Rodeno-Algarbe Loop Overnighter
87 Mi.(140 KM)
% Rideable (time)
Ernesto pastor created and maintains the Montanas Vacias bikepacking route. Follow the route and Ernesto on Instagram @montanasvacias.
When I started planning this route, I thought that here in Teruel we would attract maybe 6 to 8 people. Who could imagine that we would have more than 40 participants with 17 of them being women! Above all, I couldn’t predict the good vibes from everyone involved, all the new friendships, and the snowball effect that it would have on other meet ups, organised by other riders.
Since reading Cass Gilbert’s article Building a bikepacking Community, I dreamed about how fantastic it would be to create a similar community here. But I also knew how difficult it would be living in the most depopulated and ageing area in Europe. Fortunately, more and more people share this philosophy, this way of biking, and all it took was a little for people to appear from everywhere. They came from very different places in Spain and I felt it could be the perfect trigger to start something here.
All of us who attended the group ride shared the same values about conservation, sustainability, and a growing awareness of the demographic situation of this area. Since the beginning of this madness, my idea was to attract these types of people, distributing visitors throughout the year and not only in specific dates. It was about attracting people, yes, but not at any cost. I consider this land as a hidden gem, and that’s the way it should stay. In addition, I also consider this as a real need at a time of exponential growth in the Spain cycling scene. Many are buying their first bike, but much of the growth is on the racing side, with the gap between these two worlds getting bigger and bigger. Spanish Lapland is an important resource, a rough diamond that could produce (and is producing) a significant tourist impact, with a very specific profile of people who are sympathetic to the reality of the area. Additionally, it can decentralize destinations and distribute tourists throughout the territory. It is interesting to hear from many riders how conventional tourist honey-pots were not their favorite places along the route.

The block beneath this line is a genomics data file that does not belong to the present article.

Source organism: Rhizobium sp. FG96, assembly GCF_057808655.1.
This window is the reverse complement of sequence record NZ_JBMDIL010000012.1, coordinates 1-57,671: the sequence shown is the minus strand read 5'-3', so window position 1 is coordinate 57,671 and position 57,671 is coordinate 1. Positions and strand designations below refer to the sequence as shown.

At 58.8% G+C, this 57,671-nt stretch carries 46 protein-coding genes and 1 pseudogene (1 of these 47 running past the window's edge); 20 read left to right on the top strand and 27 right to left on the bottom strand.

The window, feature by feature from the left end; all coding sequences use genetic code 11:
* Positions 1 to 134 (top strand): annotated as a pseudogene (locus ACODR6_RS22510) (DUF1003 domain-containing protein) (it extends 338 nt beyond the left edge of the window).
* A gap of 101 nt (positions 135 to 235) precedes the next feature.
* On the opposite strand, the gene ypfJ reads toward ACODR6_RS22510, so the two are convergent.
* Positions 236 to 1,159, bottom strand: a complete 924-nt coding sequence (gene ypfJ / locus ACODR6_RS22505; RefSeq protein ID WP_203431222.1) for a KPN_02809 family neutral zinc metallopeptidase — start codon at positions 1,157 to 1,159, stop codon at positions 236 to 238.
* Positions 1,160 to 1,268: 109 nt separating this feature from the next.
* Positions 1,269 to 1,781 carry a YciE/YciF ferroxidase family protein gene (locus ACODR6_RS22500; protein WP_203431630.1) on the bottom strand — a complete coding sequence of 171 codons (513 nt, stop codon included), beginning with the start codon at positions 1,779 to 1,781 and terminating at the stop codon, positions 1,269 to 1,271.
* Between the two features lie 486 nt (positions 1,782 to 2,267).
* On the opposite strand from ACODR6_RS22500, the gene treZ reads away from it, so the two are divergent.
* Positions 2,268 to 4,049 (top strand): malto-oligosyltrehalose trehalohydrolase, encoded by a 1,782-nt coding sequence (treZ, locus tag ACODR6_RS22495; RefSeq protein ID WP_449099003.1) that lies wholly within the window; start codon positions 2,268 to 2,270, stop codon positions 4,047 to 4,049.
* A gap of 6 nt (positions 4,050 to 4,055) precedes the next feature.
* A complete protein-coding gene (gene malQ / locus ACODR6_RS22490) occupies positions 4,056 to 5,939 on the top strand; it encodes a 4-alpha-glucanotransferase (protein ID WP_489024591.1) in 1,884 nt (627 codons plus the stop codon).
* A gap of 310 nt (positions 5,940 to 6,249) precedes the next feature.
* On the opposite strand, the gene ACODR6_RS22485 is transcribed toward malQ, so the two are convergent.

The route follows doubletracks and gravel forest roads mostly in good condition. It’s rated as a 6 out of 10 for overall difficulty due to scarcity of resupply points, logistics along the route, or extreme climate conditions in summer or winter. After all, you are in one of the most depopulated areas in Europe, so consider it to plan the amount of snacks and water you will carry with you. The breakdown for difficulty is as follows: Overall difficulty: 6 / Technical difficulty: 6 / Physical demand: 6 / Resupply and Logistics: 7
Route Development: The Montañas Vacías route was created with the objective of raising awareness about the demographic situation in one of the most depopulated territories in Europe, the Spanish Lapland. However, another goal is to promote alternative travel, and another philosophy of cycling. With this, we conceived the idea of this group overnighter to be a great opportunity to spread this philosophy in the area.